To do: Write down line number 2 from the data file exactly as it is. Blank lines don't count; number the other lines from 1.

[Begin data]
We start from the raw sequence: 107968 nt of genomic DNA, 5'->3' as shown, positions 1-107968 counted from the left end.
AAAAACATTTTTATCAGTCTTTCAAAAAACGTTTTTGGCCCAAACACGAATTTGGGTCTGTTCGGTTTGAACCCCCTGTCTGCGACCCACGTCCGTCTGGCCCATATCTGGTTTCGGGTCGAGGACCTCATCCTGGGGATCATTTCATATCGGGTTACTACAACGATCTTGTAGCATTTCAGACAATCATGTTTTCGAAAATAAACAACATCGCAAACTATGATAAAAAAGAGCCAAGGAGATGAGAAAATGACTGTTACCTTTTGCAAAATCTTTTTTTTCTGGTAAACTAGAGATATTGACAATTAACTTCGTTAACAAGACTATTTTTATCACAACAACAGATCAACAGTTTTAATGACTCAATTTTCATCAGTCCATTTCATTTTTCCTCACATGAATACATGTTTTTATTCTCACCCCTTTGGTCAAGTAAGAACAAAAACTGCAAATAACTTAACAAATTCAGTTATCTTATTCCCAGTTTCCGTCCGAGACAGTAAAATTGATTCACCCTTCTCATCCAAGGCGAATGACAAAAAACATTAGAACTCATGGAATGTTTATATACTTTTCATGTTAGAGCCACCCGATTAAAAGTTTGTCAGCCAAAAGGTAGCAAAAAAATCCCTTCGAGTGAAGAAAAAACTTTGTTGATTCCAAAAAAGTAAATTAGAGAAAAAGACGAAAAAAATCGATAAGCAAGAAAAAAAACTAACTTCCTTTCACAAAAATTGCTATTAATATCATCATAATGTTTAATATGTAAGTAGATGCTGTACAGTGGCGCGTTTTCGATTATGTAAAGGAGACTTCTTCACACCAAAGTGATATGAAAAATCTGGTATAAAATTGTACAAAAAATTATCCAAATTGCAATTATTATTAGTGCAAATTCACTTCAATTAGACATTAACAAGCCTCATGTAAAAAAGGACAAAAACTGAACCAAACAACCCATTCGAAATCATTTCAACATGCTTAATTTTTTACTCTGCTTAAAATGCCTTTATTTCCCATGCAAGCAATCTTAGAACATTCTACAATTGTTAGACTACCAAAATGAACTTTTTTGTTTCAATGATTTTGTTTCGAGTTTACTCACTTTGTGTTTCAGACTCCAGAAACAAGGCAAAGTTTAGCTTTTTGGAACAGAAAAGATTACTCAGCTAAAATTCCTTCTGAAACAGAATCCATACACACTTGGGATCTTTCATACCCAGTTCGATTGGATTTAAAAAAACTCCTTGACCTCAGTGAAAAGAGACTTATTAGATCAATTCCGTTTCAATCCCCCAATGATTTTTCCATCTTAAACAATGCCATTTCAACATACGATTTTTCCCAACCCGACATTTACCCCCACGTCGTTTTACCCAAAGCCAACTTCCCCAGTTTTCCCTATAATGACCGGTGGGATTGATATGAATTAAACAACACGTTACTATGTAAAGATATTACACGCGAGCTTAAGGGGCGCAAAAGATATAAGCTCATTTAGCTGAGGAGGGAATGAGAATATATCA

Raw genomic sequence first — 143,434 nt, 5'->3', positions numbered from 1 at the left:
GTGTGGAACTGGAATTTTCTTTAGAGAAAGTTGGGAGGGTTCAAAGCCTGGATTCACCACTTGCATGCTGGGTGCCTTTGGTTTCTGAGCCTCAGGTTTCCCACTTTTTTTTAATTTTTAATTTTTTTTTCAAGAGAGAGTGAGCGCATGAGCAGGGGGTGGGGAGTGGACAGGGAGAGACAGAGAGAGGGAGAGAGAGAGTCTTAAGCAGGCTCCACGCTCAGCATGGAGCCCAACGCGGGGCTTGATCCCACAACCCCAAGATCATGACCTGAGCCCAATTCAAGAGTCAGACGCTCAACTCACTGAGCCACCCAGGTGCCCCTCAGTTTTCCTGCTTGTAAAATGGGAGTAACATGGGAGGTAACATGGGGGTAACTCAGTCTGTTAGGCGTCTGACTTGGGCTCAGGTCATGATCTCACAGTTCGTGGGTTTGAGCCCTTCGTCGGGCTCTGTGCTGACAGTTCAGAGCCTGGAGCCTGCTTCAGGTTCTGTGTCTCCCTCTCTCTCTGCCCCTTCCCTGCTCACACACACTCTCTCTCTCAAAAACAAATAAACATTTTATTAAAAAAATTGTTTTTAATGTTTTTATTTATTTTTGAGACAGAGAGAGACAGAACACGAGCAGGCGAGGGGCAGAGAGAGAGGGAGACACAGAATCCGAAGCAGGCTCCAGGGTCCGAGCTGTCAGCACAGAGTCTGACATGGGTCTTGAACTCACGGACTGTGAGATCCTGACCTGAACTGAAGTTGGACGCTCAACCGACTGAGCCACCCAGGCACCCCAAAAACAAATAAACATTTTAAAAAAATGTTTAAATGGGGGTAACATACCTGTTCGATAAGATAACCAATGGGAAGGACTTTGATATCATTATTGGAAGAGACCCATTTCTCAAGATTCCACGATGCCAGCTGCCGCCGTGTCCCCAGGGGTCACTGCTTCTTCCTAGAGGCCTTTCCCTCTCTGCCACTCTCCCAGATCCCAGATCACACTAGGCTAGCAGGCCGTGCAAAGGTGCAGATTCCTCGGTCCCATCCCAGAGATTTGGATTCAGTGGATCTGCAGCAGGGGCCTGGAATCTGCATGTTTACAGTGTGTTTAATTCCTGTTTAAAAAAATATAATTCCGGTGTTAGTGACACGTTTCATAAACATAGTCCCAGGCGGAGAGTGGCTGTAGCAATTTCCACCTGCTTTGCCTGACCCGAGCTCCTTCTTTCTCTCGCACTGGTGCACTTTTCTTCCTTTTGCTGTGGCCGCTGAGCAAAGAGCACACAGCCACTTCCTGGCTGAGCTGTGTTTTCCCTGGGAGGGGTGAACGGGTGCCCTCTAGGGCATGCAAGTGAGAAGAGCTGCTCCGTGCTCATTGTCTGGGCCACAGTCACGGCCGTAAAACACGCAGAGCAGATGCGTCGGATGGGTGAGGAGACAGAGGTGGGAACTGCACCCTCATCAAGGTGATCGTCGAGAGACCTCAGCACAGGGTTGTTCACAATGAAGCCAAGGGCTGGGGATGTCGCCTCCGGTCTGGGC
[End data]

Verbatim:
AAAAACATTTTTATCAGTCTTTCAAAAAACGTTTTTGGCCCAAACACGAATTTGGGTCTGTTCGGTTTGAACCCCCTGTCTGCGACCCACGTCCGTCTGGCCCATATCTGGTTTCGGGTCGAGGACCTCATCCTGGGGATCATTTCATATCGGGTTACTACAACGATCTTGTAGCATTTCAGACAATCATGTTTTCGAAAATAAACAACATCGCAAACTATGATAAAAAAGAGCCAAGGAGATGAGAAAATGACTGTTACCTTTTGCAAAATCTTTTTTTTCTGGTAAACTAGAGATATTGACAATTAACTTCGTTAACAAGACTATTTTTATCACAACAACAGATCAACAGTTTTAATGACTCAATTTTCATCAGTCCATTTCATTTTTCCTCACATGAATACATGTTTTTATTCTCACCCCTTTGGTCAAGTAAGAACAAAAACTGCAAATAACTTAACAAATTCAGTTATCTTATTCCCAGTTTCCGTCCGAGACAGTAAAATTGATTCACCCTTCTCATCCAAGGCGAATGACAAAAAACATTAGAACTCATGGAATGTTTATATACTTTTCATGTTAGAGCCACCCGATTAAAAGTTTGTCAGCCAAAAGGTAGCAAAAAAATCCCTTCGAGTGAAGAAAAAACTTTGTTGATTCCAAAAAAGTAAATTAGAGAAAAAGACGAAAAAAATCGATAAGCAAGAAAAAAAACTAACTTCCTTTCACAAAAATTGCTATTAATATCATCATAATGTTTAATATGTAAGTAGATGCTGTACAGTGGCGCGTTTTCGATTATGTAAAGGAGACTTCTTCACACCAAAGTGATATGAAAAATCTGGTATAAAATTGTACAAAAAATTATCCAAATTGCAATTATTATTAGTGCAAATTCACTTCAATTAGACATTAACAAGCCTCATGTAAAAAAGGACAAAAACTGAACCAAACAACCCATTCGAAATCATTTCAACATGCTTAATTTTTTACTCTGCTTAAAATGCCTTTATTTCCCATGCAAGCAATCTTAGAACATTCTACAATTGTTAGACTACCAAAATGAACTTTTTTGTTTCAATGATTTTGTTTCGAGTTTACTCACTTTGTGTTTCAGACTCCAGAAACAAGGCAAAGTTTAGCTTTTTGGAACAGAAAAGATTACTCAGCTAAAATTCCTTCTGAAACAGAATCCATACACACTTGGGATCTTTCATACCCAGTTCGATTGGATTTAAAAAAACTCCTTGACCTCAGTGAAAAGAGACTTATTAGATCAATTCCGTTTCAATCCCCCAATGATTTTTCCATCTTAAACAATGCCATTTCAACATACGATTTTTCCCAACCCGACATTTACCCCCACGTCGTTTTACCCAAAGCCAACTTCCCCAGTTTTCCCTATAATGACCGGTGGGATTGATATGAATTAAACAACACGTTACTATGTAAAGATATTACACGCGAGCTTAAGGGGCGCAAAAGATATAAGCTCATTTAGCTGAGGAGGGAATGAGAATATATCA